If you’re like me, you’ve been to and through Delaware Park dozens if not hundreds of times. And you probably think you know the park pretty well. Especially if, like me, you’ve read Dr. Frank Kowsky’s indispensable book on the work of Olmsted and Vaux in Buffalo and Western New York. (If you haven’t yet, do so – it really is essential reading about how the Buffalo we know today came to be.) But how well do most of us really know Delaware Park?
Not as well as Jim Mendola, that’s for sure.
After taking a recent Second Saturday Walking Tour around Hoyt Lake, I can confidently say that none of us knows it as well as the Olmsted Parks Conservancy’s volunteer historian.
These tours are held during the reliably warm-weather months, which around here translates into June through September, so your last chance to catch one this year is this Saturday. With all the discussions about the Scajaquada Expressway and cleanup of Scajaquada Creek, this is a great time to learn more about this park, half of which is a creature of the creek, and both halves of which were and are impacted by the expressway.
You may also have seen the Hoyt Lake loop featured over the weekend in the Buffalo News, the latest entry in the Mary Kunz Goldman series on 100-plus things you must do in Buffalo. It includes a photo gallery by Sharron Cantillon.
On the tours, Mendola answers questions like:
- What well-known park structure is made of stone from the foundations of a slaughterhouse that used to be on site?
- Where can you find remnants of a carriage road obliterated for the 198?
- Can we see the location of the Spire Head Gazebo? (Hint: it’s closer than you think.)
- What nationally known business got its start in the park?
- What was the last part of Delware Park to be built?
- What’s up with that unused park pavilion near Delaware and Forest?
Side note by Queenseyes – not long ago, a local café owner proposed opening the pavilion (see below) as a quaint pub/wine bar/café, only to be shot down by neighbors that didn’t like the idea.
And did you know:
- What was once the most popular entrance to the park is now almost never used?
- A spot you’ve walked past dozens of times was once the foundation of a waterfowl house, providing roostage for a Hoyt Lake fleet of swans and geese.
- The first park superintendent spent decades fighting to maintain the integrity of the park against changes and encroachments contrary to Olmsted’s original intent?
What I found especially interesting was seeing the park through the eyes of a couple from Lancaster who were on the tour. Even though the husband had worked for a contractor installing concrete near the Marcy Casino, they were largely unfamiliar with the park, and neither had ever taken the walk around the lake. They openly marveled at what they saw, and it reminded me of my similar reaction on first getting to know the park, and the reaction I still have when I come across something new to me.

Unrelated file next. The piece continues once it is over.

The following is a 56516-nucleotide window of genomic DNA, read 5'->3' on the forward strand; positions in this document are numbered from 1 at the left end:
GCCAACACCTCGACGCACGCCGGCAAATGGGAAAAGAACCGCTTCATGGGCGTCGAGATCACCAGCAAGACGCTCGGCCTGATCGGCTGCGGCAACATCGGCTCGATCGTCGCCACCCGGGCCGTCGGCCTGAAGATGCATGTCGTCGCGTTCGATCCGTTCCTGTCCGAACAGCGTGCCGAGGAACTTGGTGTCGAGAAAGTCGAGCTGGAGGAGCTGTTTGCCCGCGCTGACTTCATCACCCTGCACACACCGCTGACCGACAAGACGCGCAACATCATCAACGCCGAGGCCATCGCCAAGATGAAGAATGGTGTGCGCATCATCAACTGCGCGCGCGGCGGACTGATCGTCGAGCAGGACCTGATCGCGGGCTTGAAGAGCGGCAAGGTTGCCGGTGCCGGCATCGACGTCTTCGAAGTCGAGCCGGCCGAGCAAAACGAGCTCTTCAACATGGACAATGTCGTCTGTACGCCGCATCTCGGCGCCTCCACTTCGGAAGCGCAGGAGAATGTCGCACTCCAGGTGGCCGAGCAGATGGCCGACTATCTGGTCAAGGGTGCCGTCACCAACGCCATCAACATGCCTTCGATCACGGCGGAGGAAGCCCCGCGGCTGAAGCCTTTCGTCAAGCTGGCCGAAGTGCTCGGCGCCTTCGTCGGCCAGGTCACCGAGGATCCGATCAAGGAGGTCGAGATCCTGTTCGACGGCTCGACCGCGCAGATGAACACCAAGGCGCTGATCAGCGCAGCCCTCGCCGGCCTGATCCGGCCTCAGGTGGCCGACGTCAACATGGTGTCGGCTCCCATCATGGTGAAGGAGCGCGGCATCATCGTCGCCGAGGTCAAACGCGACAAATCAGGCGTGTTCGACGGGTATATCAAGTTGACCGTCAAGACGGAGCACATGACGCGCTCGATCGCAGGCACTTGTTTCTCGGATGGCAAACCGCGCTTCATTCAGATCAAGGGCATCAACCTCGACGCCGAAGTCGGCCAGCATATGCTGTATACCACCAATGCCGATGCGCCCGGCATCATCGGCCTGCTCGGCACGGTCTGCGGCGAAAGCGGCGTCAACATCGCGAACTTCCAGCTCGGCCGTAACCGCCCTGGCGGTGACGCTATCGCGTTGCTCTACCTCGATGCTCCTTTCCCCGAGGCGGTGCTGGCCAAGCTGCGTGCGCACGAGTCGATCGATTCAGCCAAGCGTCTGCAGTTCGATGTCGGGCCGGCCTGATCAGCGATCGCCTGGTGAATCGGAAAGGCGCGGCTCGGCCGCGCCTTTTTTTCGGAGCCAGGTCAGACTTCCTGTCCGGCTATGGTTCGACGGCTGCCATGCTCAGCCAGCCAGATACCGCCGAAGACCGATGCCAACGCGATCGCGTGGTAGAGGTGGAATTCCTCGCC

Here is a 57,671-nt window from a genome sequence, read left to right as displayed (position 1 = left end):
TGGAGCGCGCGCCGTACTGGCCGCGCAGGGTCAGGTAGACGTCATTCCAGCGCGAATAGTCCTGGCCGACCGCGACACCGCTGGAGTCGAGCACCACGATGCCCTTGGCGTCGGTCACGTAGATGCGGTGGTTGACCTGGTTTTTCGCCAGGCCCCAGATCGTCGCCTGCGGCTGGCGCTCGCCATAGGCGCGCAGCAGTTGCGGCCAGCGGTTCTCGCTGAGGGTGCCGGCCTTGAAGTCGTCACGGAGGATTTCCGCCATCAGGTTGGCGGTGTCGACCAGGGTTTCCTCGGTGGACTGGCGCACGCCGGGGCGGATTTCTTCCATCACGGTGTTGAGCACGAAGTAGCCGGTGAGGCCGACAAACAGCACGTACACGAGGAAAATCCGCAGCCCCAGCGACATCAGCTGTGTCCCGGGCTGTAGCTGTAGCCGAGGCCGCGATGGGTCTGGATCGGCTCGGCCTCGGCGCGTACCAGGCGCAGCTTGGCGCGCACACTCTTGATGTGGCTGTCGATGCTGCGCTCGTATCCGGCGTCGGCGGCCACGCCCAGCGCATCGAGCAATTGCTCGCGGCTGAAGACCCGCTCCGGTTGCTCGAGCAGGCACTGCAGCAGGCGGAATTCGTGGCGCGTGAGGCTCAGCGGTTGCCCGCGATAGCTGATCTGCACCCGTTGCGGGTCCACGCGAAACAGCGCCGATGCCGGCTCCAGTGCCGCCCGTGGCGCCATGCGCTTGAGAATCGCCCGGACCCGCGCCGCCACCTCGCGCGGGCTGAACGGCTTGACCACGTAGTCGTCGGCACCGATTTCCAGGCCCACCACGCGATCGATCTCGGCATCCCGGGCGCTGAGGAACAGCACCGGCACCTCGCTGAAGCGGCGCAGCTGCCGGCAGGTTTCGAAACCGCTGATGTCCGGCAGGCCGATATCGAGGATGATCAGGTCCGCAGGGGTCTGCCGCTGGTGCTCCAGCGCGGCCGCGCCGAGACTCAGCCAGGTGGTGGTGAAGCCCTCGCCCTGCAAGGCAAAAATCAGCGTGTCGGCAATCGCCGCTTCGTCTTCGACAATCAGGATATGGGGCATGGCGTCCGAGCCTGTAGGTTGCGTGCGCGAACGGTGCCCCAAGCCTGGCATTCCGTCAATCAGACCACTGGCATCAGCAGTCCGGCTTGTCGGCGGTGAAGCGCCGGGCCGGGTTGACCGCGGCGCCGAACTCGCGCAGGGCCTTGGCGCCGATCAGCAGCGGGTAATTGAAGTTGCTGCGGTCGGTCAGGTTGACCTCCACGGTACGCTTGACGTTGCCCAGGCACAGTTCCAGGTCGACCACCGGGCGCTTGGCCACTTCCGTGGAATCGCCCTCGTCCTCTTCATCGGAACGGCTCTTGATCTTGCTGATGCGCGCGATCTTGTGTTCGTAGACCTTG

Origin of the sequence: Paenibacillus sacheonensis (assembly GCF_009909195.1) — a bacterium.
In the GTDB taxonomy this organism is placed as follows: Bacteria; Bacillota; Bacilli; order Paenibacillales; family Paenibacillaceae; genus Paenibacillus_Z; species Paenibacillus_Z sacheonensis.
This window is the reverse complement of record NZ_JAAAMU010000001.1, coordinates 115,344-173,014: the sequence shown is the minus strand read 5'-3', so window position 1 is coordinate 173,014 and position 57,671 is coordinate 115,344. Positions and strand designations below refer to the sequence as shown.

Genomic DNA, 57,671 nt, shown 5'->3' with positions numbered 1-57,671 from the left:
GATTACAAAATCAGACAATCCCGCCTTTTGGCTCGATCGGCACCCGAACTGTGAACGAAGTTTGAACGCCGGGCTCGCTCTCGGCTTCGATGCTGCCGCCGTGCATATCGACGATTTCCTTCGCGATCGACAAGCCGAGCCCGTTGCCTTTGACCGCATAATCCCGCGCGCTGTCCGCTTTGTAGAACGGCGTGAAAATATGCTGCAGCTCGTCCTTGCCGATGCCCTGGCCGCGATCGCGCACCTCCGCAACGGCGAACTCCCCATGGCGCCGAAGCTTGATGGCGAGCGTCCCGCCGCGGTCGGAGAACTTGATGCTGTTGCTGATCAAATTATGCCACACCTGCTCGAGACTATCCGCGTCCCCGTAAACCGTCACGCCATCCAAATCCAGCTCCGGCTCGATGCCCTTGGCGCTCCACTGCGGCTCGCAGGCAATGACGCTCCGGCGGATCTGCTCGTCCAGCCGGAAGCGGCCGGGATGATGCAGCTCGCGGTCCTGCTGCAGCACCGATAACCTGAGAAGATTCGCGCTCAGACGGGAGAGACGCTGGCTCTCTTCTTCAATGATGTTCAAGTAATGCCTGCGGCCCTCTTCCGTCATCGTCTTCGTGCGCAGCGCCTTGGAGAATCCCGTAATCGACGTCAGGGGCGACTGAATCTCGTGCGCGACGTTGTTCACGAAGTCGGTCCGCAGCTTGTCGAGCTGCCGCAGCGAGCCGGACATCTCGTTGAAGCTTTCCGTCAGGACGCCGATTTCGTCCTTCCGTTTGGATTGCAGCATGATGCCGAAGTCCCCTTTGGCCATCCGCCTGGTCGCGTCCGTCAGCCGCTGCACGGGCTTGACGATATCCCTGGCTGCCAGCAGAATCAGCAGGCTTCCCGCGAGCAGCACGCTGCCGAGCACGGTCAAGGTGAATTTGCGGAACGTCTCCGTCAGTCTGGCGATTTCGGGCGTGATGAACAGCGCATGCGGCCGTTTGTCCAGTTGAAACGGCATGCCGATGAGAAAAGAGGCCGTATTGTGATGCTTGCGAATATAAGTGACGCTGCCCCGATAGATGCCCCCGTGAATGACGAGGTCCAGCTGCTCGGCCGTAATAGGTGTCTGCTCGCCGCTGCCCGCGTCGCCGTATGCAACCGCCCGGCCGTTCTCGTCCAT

One of the most sobering aspects of the tour was learning just how much Hoyt Lake has been encroached upon, from almost every side. As these photos we have published before show, the lake has been greatly diminished by highway and sewer projects that have decimated its size and cove-ey outline. In the old images, I see a lake with what the math major in me likes to think of as a pleasing fractal geometry – lots of naturalistic, picturesque irregularities at every scale. Now, the shoreline could be drawn with a spline.
If I could add anything to the tour, it would be perhaps to show, on every side of the lake, just where that original shore would have been. Perhaps the Conservancy could even put out a few stakes on tour days to mark the original shoreline – unless, of course, those stakes would have to be put in the middle of expressway on-ramps!
Also, while I was late for the tour and may have missed it at the beginning, I hope the Conservancy is taking the opportunity to remind folks about William B. “Bill” Hoyt, the late assemblyman for whom the lake is now named. My late friend, former Monroe County Executive Tom Frey, served with Bill Hoyt in the Assembly. He told me great stories about him, including one where Hoyt had to come directly to a vote in the Assembly from a canoe trip in Algonquin, unshaven and still in his camping togs. Hoyt loved nature and was a great advocate for parks, which is one of the reasons that having Hoyt Lake and also a visitor center at Letchworth State Park named for him is so appropriate. Read here what the Buffalo News said about him on his passing a quarter-century ago.
But a lesser known side of Hoyt was being a thorn in the side of the DOT regarding urban expressways. In an interview with the Fix Buffalo Blog, one-time aide to Hoyt, Rich Tobe, talks about battling the DOT over a Scajaquada Expressway issue at Parkside Avenue. Later, Hoyt put the kibosh on other urban expressway projects DOT was reluctant to remove from the books. The interview is worth a listen if just to note how the DOT played hardball with local officials then just as they are doing now. We shouldn’t stand for it any more now than Hoyt and Tobe did then.
On my recent tour, the wife of the couple from Lancaster made frequent comments like, “I can’t believe I haven’t seen this before,” and, “I’m so glad I’m finally seeing this,” and, “If only more people could see the park like this.”
All proceeds benefit the Buffalo Olmsted Parks Conservancy.